BM: Thanks a lot Martha for allowing talking to me after a very short notice.

MR: Sure

 

BM: May you please tell our readers what Mountain gorillas are? What makes them different from other primates, and great apes in general?

MR: The Mountain gorillas are one of the two and four gorilla species and sub-species respectively. They have many differences compared to chimpanzees and Bonobos. Their bodies are much bigger…actually they are the biggest apes.

 

BM: Bwindi is a home to 400 Mountain gorillas, close to half of the World’s population. This is the highest number of gorillas ever recorded in Bwindi. Why the big difference in numbers compared to the previous census?

MR: We count gorillas using the sweep method, where teams intensively walk through the forest in a dense network of trails searching for gorillas. Analyzing for the genetic make-up (genetic analysis) of feces allows us to differentiate if the gorilla groups encountered during the sweeps are the same or different. Genetic analysis creates a genetic identification for every gorilla that we find feces from, and this helps us not to over or under count the gorillas.

One limitation of the single sweep means that we can only count or do genetic analysis on the gorillas we find. The assumption that we find all the gorillas in a single sweep is not necessarily accurate. This time around we did two sweeps, meaning that there are some groups we found only during the 1st sweep and some groups only during the 2nd sweep. Genetic analysis was later done for both sweeps. This is the only way that we can know for sure that the groups from both sweeps are the same or different.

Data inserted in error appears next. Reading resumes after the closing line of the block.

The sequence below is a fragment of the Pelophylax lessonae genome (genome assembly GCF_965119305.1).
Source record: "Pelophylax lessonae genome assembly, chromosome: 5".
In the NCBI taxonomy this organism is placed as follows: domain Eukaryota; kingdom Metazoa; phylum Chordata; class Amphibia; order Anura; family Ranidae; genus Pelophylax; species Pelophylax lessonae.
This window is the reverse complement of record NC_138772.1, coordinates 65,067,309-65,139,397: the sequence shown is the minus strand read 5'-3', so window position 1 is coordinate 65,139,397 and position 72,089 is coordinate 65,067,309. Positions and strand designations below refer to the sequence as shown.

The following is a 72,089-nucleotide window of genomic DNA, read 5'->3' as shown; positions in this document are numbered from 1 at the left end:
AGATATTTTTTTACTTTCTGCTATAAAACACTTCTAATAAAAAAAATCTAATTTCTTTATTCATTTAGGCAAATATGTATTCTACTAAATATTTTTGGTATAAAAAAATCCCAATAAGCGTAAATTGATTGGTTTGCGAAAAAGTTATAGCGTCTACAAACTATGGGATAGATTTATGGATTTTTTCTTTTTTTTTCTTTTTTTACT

BM: What does this result mean to the conservation world, and mountain gorilla conservation in particular.

MR: This result means several things. First of all, the Mountain gorillas are the only sub-species of the great ape where we see the population actually increasing, and that provides some hope for conservation not only for the Mountain gorillas but of other endangered great apes and other primates. The increase and the hope that this population is sustainable depends only on the continuation of extremely intensive conservation efforts both inside the park and also with the neighboring communities living outside the park, Uganda as a country and in terms of international support at all levels.

 

BM: Any additional remarks for our readers?